Weekly Update


Upcoming Events

Thursday 10/31 7:30-9:00AM
Join Mayor Nabours and I on Flag Mornings. 93.5FM/930AM and streaming at http://www.Country935.com

Monday 11/4 4:00PM
I’ll be on the Joe Harting Show
105.1 FM

Regional Plan, Land Use
Thanks to the many people who came out last night to comment on the Regional Plan. The overwhelming majority of comments raised concerns about the plan. Here are some comments I made last night.

I’d like to share two paragraphs from the LAND USE section of the Regional Plan. In my opinion, these two paragraphs really illustrate the plans overall push, compact development and the diminished use of the automobile.

Page IX-60
“Flagstaff patterns of growth have been primarily larger subdivisions of single family houses. This form of development forces residents to travel by automobile for daily needs, and makes it difficult for them to stay within the same neighborhood when they need a different type or size of housing. This plan discourages development of this type and promotes a preferred pattern of development for new neighborhoods”

Obviously, the “preferred pattern” according to the plan is compact development. Compact development is mentioned in one form or another 10 times on page IX-5 alone and is sprinkled throughout the plan. Now let me state for the record once again, I have no problem with compact development. There are definitely good applications and situations where this type of development makes sense. But focusing primarily on compact development will permanently change the character of Flagstaff to a more dense urban environment as well as many other unintended consequences. The plan often mentions its goal is to preserve Flagstaff’s character. How does promoting dense, urban, compact development preserve our current character?

The second paragraph I’d like to hi-light.
On Page IX-5, the plan states,
“Public and private traffic engineers can design for pedestrian and bicyclist safety and experience first, automobile driver experience second, transit options next, and auto capacity and speed last. This will be a huge paradigm shift from the current automobile focus”

I fully encourage and support expanding walkability, biking and alternative modes of transportation. But we know our community is going to grow and we know that automobile will be the primary mode of transportation. 83% of people currently use their personal automobile to get to work. The plan projects that 80% of people will use their personal automobile in 2030. Let me repeat, I am glad to see an increased effort towards walkability, biking and other modes of transportation. But why are we planning for “auto capacity” last? Shouldn’t the primary mode of transportation for the majority of our citizens come first?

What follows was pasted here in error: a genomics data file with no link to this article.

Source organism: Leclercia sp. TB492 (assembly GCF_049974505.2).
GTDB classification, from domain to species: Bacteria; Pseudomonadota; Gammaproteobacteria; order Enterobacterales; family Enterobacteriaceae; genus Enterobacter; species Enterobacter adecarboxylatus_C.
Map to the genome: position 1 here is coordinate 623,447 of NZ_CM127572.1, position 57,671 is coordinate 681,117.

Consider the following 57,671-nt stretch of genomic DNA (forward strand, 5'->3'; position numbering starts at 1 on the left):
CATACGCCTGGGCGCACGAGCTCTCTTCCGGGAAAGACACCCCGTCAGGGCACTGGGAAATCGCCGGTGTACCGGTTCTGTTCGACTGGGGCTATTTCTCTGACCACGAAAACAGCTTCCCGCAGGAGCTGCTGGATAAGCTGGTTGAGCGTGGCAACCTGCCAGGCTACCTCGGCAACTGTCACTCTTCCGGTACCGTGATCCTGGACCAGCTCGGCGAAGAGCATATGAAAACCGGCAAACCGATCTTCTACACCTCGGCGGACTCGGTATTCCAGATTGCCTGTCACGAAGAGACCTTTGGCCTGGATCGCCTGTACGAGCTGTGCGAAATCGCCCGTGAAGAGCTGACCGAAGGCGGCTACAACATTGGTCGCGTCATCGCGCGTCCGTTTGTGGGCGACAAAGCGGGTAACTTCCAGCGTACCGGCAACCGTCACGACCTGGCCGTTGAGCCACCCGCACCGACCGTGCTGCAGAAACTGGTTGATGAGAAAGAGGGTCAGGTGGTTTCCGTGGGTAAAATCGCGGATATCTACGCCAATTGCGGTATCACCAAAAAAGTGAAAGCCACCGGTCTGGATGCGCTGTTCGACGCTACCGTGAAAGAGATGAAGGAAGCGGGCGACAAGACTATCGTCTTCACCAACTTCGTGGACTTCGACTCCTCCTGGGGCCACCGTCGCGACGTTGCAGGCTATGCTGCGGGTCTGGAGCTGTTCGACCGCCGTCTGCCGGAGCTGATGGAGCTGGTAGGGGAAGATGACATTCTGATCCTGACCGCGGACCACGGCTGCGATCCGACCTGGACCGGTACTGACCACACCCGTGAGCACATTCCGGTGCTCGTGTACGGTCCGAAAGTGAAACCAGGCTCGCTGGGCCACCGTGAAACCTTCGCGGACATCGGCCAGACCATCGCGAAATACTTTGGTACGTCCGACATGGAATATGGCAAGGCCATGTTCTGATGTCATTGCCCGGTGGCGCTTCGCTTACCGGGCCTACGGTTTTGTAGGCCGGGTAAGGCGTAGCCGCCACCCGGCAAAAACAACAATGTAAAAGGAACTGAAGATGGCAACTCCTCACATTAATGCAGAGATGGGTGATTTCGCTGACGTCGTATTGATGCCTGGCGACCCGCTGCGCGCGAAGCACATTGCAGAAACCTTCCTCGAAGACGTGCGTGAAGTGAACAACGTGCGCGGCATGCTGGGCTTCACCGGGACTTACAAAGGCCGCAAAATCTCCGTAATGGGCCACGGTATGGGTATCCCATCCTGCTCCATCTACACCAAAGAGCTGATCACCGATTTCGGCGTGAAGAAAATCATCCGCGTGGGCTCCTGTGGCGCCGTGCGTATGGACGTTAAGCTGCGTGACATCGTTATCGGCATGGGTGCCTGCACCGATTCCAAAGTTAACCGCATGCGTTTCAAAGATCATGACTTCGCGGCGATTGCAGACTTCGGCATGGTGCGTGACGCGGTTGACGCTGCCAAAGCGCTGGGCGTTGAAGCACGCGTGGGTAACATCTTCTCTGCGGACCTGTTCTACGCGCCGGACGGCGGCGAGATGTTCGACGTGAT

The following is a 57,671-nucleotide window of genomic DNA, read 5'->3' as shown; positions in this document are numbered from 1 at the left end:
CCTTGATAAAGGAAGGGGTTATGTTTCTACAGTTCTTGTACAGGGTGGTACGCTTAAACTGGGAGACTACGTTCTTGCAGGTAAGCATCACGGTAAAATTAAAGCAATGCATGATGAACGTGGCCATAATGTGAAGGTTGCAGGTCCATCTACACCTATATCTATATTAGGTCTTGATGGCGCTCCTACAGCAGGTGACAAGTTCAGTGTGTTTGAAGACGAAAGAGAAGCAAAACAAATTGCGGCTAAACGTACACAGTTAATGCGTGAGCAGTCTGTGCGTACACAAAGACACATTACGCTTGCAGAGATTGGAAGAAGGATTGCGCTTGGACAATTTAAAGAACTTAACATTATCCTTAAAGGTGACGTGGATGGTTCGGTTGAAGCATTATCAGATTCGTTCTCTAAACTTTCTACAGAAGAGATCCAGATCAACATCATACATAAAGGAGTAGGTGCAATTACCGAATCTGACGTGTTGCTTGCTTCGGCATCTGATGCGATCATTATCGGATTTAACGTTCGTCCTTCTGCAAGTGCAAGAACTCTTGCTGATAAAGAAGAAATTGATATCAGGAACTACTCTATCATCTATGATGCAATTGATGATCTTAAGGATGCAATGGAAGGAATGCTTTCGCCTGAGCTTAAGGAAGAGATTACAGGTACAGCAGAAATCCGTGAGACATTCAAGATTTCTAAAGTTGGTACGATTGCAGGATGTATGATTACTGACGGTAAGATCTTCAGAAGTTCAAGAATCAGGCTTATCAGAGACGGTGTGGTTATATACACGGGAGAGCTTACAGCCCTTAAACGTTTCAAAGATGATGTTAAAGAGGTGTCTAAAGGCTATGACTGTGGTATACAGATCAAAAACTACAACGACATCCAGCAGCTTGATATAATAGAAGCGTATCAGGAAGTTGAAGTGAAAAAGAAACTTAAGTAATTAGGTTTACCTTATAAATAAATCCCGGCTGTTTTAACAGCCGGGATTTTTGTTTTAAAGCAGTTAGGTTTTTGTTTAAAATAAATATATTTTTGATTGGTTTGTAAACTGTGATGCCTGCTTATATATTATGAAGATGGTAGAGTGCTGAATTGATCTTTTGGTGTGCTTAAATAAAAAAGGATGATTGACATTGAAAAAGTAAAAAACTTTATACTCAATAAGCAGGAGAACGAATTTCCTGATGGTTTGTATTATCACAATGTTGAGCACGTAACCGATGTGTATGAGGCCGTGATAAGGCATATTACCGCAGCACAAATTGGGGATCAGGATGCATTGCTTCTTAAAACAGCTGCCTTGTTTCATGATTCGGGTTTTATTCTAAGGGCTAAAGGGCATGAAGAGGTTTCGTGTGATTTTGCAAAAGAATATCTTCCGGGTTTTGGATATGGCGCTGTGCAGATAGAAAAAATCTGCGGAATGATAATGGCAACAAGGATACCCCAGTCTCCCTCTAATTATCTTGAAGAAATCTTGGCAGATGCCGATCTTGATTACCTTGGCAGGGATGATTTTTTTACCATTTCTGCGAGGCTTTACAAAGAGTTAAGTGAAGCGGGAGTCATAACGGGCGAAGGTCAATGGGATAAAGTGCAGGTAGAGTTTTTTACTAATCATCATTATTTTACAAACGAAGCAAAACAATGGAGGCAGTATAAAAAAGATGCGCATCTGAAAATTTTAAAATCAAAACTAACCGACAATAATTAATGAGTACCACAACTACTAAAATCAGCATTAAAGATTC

I acknowledge that there are many good aspects to this plan. But we need to make sure that this plan balances idealism with reality. We need to make sure that we are not short changing some of the most important aspects of planning such as the need for a multitude of housing and proper planning for our streets. In my opinion and the opinion of many citizens, the current draft plan needs a lot of work in order to attain balance and to adequately plan for our future.


One thought on “Weekly Update

  1. Dear Jeff,

    1. thank you for your job, job of a real representative of people.

    2. If this plan would be made with the participation of literate urban planing architect he would explain::
    suburbs made not from a good life, but because of problems of our cities : congestion, traffics, crime, social problems and others..So, people agree to drive 1-2 hour out of all of this.mess. But,,suburb cannot relay on the city for their first hand everyday services, like some recreation, shops, and some other. This is why they exist and work over there. Also — auto is a main way of transportation in such developments, so roads are designed with such purpose.

    For some reason our Flagstaff is a suburb for rich from Phoenix, at least for the use in their free time. Also our NAU is an outlet for those, who would like to combine their study with environment of a small but educated mountain city. Would be this situation continue?

    Our plan of development does not reflect this function. Dense populated city with pollution and with new arriving social problems is a dream of our local Government.(?) And nobody is thinking about major population of this city, enjoying local flora, animals and air. Also, this small future developments, ironically called subdivisions of our hopefully still not a large city, designed with their own services, exactly like in real suburbs with their walking and biking reachable services. Luckily, this may be corrected in life, but parking and roads for automobiles–this is another thing…

    3. I think, that fact, that “this Council has designated more open space than any other in history. Tomorrow night we’ll actually be voting to add another 2,200 acres to the nearly 800 acres already designated as open space”, may assume easy changes and transformation of these spaces for future developments. I hope and would like to be wrong.

    .

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